Bloody Crimes: The Chase for Jefferson Davis and the Death Pageant for Lincoln's Corpseby James L. Swanson
In Bloody Crimes, James L. Swanson—the Edgar Award-winning, New York Times bestselling author of Manhunt—brings to life two epic events of the Civil War era: the thrilling chase to apprehend Confederate president Jefferson Davis in the wake of the Lincoln assassination and the momentous 20 -day funeral that took Abraham Lincoln’s body home to Springfield. A true tale… See more details below
In Bloody Crimes, James L. Swanson—the Edgar Award-winning, New York Times bestselling author of Manhunt—brings to life two epic events of the Civil War era: the thrilling chase to apprehend Confederate president Jefferson Davis in the wake of the Lincoln assassination and the momentous 20 -day funeral that took Abraham Lincoln’s body home to Springfield. A true tale full of fascinating twists and turns, and lavishly illustrated with dozens of rare historical images—some never before seen—Bloody Crimes is a fascinating companion to Swanson’s Manhunt and a riveting true-crime thriller that will electrify civil war buffs, general readers, and everyone in between.
On the morning of April 2, 1865, Jefferson Davis, president of the Confederacy, received a telegram from General Robert E. Lee. There is no more time—the Yankees are coming, it warned. Shortly before midnight, Davis boarded a train from Richmond and fled the capital, setting off an intense and thrilling chase in which Union cavalry hunted the Confederate president.
Two weeks later, President Lincoln was assassinated, and the nation was convinced that Davis was involved in the conspiracy that led to the crime. Lincoln's murder, autopsy, and White House funeral transfixed the nation. His final journey began when soldiers placed his corpse aboard a special train that would carry him home on the 1,600-mile trip to Springfield. Along the way, more than a million Americans looked upon their martyr's face, and several million watched the funeral train roll by. It was the largest and most magnificent funeral pageant in American history.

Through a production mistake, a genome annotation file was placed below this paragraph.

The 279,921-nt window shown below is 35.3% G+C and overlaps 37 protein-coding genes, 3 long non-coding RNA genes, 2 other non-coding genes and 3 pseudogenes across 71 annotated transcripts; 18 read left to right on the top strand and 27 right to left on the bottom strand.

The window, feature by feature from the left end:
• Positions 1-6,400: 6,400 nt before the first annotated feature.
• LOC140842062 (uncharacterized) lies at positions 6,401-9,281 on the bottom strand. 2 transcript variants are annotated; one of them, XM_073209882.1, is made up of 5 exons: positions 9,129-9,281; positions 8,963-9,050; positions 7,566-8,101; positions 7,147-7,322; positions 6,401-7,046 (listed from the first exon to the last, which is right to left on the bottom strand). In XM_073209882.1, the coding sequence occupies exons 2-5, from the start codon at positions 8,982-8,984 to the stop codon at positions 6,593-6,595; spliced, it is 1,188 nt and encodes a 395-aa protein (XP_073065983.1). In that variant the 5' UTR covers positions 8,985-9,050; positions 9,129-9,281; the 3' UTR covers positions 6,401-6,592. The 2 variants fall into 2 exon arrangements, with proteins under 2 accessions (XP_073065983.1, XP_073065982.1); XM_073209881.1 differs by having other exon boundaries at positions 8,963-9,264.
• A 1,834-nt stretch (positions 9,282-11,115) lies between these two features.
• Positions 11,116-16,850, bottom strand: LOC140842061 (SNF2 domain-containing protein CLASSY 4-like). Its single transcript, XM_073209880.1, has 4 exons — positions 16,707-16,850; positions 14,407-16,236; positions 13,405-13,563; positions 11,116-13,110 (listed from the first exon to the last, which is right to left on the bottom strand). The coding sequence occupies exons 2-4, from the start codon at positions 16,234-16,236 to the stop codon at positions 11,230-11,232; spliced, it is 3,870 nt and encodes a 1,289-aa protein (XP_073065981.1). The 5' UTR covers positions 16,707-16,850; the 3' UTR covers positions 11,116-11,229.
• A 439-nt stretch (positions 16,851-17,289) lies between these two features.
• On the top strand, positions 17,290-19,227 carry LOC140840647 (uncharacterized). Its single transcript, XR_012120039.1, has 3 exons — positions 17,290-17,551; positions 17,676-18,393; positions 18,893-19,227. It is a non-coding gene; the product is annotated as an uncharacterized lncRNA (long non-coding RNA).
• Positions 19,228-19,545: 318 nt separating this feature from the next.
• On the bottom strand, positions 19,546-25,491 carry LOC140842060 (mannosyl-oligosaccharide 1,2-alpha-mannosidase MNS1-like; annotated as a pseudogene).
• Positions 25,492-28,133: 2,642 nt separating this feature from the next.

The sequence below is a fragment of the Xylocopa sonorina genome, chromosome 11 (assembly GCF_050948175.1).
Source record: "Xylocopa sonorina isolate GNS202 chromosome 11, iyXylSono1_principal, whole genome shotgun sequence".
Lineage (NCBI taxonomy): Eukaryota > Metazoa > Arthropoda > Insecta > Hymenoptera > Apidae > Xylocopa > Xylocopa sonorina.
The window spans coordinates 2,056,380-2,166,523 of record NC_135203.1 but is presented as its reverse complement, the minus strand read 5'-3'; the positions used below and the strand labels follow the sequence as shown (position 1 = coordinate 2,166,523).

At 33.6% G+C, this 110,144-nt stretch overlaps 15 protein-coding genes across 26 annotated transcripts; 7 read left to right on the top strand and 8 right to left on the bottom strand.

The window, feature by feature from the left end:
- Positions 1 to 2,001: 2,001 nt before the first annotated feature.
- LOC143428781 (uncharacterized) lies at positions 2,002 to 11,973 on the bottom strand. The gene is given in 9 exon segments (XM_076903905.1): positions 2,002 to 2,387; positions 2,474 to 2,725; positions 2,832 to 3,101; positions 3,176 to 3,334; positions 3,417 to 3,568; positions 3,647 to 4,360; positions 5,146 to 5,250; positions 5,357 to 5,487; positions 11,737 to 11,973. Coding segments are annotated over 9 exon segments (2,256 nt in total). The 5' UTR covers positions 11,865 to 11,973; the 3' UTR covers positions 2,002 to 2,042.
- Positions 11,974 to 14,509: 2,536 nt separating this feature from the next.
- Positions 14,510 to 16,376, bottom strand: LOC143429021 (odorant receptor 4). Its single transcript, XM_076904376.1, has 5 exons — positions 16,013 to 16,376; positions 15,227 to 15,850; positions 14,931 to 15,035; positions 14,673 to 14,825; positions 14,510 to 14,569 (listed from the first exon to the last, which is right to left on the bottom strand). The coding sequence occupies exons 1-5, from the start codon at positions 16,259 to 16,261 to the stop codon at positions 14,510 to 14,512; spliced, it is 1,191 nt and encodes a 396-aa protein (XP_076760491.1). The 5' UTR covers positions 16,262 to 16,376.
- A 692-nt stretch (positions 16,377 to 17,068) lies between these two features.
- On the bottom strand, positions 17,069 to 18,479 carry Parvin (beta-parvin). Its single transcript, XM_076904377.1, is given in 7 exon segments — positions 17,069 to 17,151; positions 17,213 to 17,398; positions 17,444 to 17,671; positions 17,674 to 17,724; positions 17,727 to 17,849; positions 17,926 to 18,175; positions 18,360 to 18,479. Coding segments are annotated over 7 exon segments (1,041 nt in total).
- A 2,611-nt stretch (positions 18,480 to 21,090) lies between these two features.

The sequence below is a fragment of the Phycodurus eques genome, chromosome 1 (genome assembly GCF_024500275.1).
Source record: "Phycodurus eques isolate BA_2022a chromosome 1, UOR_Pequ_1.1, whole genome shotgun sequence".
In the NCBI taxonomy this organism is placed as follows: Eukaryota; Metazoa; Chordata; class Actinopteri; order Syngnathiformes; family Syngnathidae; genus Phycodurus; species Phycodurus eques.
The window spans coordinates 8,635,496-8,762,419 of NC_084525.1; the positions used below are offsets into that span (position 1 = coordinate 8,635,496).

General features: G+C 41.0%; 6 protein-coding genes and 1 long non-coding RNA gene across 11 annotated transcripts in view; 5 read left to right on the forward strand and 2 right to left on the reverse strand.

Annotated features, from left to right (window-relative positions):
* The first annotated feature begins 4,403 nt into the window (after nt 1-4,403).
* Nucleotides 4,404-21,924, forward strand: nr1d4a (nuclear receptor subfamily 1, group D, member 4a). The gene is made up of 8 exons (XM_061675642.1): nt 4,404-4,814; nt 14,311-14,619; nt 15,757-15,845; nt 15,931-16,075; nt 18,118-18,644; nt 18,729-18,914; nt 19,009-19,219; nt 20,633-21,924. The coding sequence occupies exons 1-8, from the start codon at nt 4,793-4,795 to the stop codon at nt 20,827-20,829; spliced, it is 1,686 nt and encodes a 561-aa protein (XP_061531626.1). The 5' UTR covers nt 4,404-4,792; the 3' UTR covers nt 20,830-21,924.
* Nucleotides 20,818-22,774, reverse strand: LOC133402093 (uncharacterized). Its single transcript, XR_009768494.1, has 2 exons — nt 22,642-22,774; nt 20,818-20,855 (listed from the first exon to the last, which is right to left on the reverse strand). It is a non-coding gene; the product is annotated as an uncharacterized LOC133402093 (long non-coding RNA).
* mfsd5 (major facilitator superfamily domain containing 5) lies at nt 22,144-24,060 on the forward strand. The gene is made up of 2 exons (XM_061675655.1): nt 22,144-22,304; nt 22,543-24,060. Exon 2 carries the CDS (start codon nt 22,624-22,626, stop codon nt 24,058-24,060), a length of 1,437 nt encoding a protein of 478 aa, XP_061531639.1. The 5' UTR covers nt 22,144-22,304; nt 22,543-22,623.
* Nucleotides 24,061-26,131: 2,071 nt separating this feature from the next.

To the Union, Davis was no longer merely a traitor. He became a murderer, a wanted man with a $100,000 bounty on his head. Davis was hunted down and placed in captivity, the beginning of an intense and dramatic odyssey that would transform him into a martyr of the South's Lost Cause.
The saga that began with Manhunt continues with the suspenseful and electrifying Bloody Crimes. James Swanson masterfully weaves together the stories of two fallen leaders as they made their last expeditions through the bloody landscape of a wounded nation.
The author of two books on the Lincoln assassination takes another look at the aftermath.
Swanson (Manhunt: The 12-Day Chase for Lincoln's Killer, 2006, etc.) focuses on two chains of events from the spring of 1865: the hunt for fleeing Confederate president Jefferson Davis, and the elaborate arrangements to return Lincoln's body to Illinois for burial. Davis, informed by Robert E. Lee that his troops could no longer defend Richmond, sent his wife and their four children to safety, then followed a day later, taking his cabinet and much of the Confederate treasury with him. While details on Davis's flight are sparse, Swanson's other narrative gives him plenty of material, beginning with Lincoln's visit to fallen Richmond and following events up to the night of his assassination. The author then alternates between Davis's harried journey and the arrangements for Lincoln's funeral, the most elaborate of its time. Davis's desperate and little-documented attempt to hold his defeated country together stands in striking contrast to the painstaking planning of the national farewell to the fallen Lincoln, who was effectively elevated to the status of a national saint. Most striking is the spread of the story that Davis, when captured, was wearing women's clothing, which Swanson vigorously refutes. The latter part of the book, after Lincoln's interment in Springfield, Ill., follows Davis, first imprisoned as a traitor, then freed after two years to prevent him from becoming a martyr to the Southern cause. His subsequent career was at first rocky, as he was forced for the first time in his life to work for a living. Eventually he was able to retire, thanks to a benefactor who willed him his Mississippi home where he lived until his death in 1889. In his final years, Davis became a living symbol of the lost cause. Swanson colorfully renders both parts of his narrative, although the details of Lincoln's funeral procession become repetitious. However, Davis's later life has been largely overlooked, and this is a useful corrective.
Less dramatic than the author's previous work, but full of vigorous prose and dynamic stories about the period immediately following the end of the Civil War.
The Washington Post
- HarperCollins Publishers
- Publication date:
- Sales rank:
- Product dimensions:
- 6.10(w) x 9.10(h) x 1.50(d)
Meet the Author
James L. Swanson is the author of the New York Times bestseller Manhunt: The 12-Day Chase for Lincoln's Killer. He is an attorney who has written about history, the Constitution, popular culture, and other subjects for a variety of publications, including the Wall Street Journal, American Heritage, Smithsonian, and the Los Angeles Times. Mr. Swanson serves on the advisory council of the Ford's Theatre Abraham Lincoln Bicentennial Campaign and is a member of the advisory committee of the Abraham Lincoln Bicentennial Commission.
More from this Author
and post it to your social network
Most Helpful Customer Reviews
See all customer reviews >